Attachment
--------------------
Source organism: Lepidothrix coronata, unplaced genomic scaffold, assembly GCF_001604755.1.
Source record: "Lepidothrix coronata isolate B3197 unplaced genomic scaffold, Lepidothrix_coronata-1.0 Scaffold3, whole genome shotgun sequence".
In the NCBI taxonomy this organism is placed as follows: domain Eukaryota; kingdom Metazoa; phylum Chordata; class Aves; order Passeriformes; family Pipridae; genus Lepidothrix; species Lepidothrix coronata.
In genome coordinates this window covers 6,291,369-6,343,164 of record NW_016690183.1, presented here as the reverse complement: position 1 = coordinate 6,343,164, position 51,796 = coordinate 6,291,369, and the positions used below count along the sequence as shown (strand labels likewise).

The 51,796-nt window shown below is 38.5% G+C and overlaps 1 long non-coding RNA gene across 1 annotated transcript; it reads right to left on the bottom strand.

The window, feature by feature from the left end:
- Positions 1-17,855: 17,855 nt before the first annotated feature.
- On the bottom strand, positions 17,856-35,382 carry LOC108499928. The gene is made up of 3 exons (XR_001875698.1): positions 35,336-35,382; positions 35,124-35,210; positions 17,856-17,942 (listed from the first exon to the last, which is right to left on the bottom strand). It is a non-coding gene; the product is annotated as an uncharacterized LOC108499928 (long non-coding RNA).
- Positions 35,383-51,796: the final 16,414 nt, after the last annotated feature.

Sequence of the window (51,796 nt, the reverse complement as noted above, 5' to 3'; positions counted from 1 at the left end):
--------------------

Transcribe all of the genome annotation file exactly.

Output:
Source organism: Lepidothrix coronata, unplaced genomic scaffold, assembly GCF_001604755.1.
Source record: "Lepidothrix coronata isolate B3197 unplaced genomic scaffold, Lepidothrix_coronata-1.0 Scaffold3, whole genome shotgun sequence".
In the NCBI taxonomy this organism is placed as follows: domain Eukaryota; kingdom Metazoa; phylum Chordata; class Aves; order Passeriformes; family Pipridae; genus Lepidothrix; species Lepidothrix coronata.
In genome coordinates this window covers 6,291,369-6,343,164 of record NW_016690183.1, presented here as the reverse complement: position 1 = coordinate 6,343,164, position 51,796 = coordinate 6,291,369, and the positions used below count along the sequence as shown (strand labels likewise).

The 51,796-nt window shown below is 38.5% G+C and overlaps 1 long non-coding RNA gene across 1 annotated transcript; it reads right to left on the bottom strand.

The window, feature by feature from the left end:
- Positions 1-17,855: 17,855 nt before the first annotated feature.
- On the bottom strand, positions 17,856-35,382 carry LOC108499928. The gene is made up of 3 exons (XR_001875698.1): positions 35,336-35,382; positions 35,124-35,210; positions 17,856-17,942 (listed from the first exon to the last, which is right to left on the bottom strand). It is a non-coding gene; the product is annotated as an uncharacterized LOC108499928 (long non-coding RNA).
- Positions 35,383-51,796: the final 16,414 nt, after the last annotated feature.

Sequence of the window (51,796 nt, the reverse complement as noted above, 5' to 3'; positions counted from 1 at the left end):